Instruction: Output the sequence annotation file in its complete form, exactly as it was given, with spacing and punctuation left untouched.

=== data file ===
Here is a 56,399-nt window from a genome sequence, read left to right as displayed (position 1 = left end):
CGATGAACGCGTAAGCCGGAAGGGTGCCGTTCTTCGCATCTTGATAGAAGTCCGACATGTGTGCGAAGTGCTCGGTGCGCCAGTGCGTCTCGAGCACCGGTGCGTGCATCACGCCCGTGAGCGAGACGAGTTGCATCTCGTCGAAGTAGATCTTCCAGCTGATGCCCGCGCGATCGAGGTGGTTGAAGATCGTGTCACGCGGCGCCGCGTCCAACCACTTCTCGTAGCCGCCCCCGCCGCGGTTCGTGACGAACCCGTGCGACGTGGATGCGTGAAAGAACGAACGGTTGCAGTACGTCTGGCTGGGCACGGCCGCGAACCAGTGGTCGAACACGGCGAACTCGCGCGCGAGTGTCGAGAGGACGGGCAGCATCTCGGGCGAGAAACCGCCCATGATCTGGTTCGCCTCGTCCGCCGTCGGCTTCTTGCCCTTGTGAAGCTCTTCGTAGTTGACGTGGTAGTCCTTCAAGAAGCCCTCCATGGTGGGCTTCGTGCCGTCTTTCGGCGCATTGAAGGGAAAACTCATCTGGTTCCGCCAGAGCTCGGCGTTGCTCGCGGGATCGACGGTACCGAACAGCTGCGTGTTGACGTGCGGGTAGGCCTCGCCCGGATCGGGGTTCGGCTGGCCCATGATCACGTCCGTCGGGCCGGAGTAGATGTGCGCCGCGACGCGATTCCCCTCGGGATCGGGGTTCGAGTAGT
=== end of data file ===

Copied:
Here is a 56,399-nt window from a genome sequence, read left to right as displayed (position 1 = left end):
CGATGAACGCGTAAGCCGGAAGGGTGCCGTTCTTCGCATCTTGATAGAAGTCCGACATGTGTGCGAAGTGCTCGGTGCGCCAGTGCGTCTCGAGCACCGGTGCGTGCATCACGCCCGTGAGCGAGACGAGTTGCATCTCGTCGAAGTAGATCTTCCAGCTGATGCCCGCGCGATCGAGGTGGTTGAAGATCGTGTCACGCGGCGCCGCGTCCAACCACTTCTCGTAGCCGCCCCCGCCGCGGTTCGTGACGAACCCGTGCGACGTGGATGCGTGAAAGAACGAACGGTTGCAGTACGTCTGGCTGGGCACGGCCGCGAACCAGTGGTCGAACACGGCGAACTCGCGCGCGAGTGTCGAGAGGACGGGCAGCATCTCGGGCGAGAAACCGCCCATGATCTGGTTCGCCTCGTCCGCCGTCGGCTTCTTGCCCTTGTGAAGCTCTTCGTAGTTGACGTGGTAGTCCTTCAAGAAGCCCTCCATGGTGGGCTTCGTGCCGTCTTTCGGCGCATTGAAGGGAAAACTCATCTGGTTCCGCCAGAGCTCGGCGTTGCTCGCGGGATCGACGGTACCGAACAGCTGCGTGTTGACGTGCGGGTAGGCCTCGCCCGGATCGGGGTTCGGCTGGCCCATGATCACGTCCGTCGGGCCGGAGTAGATGTGCGCCGCGACGCGATTCCCCTCGGGATCGGGGTTCGAGTAGT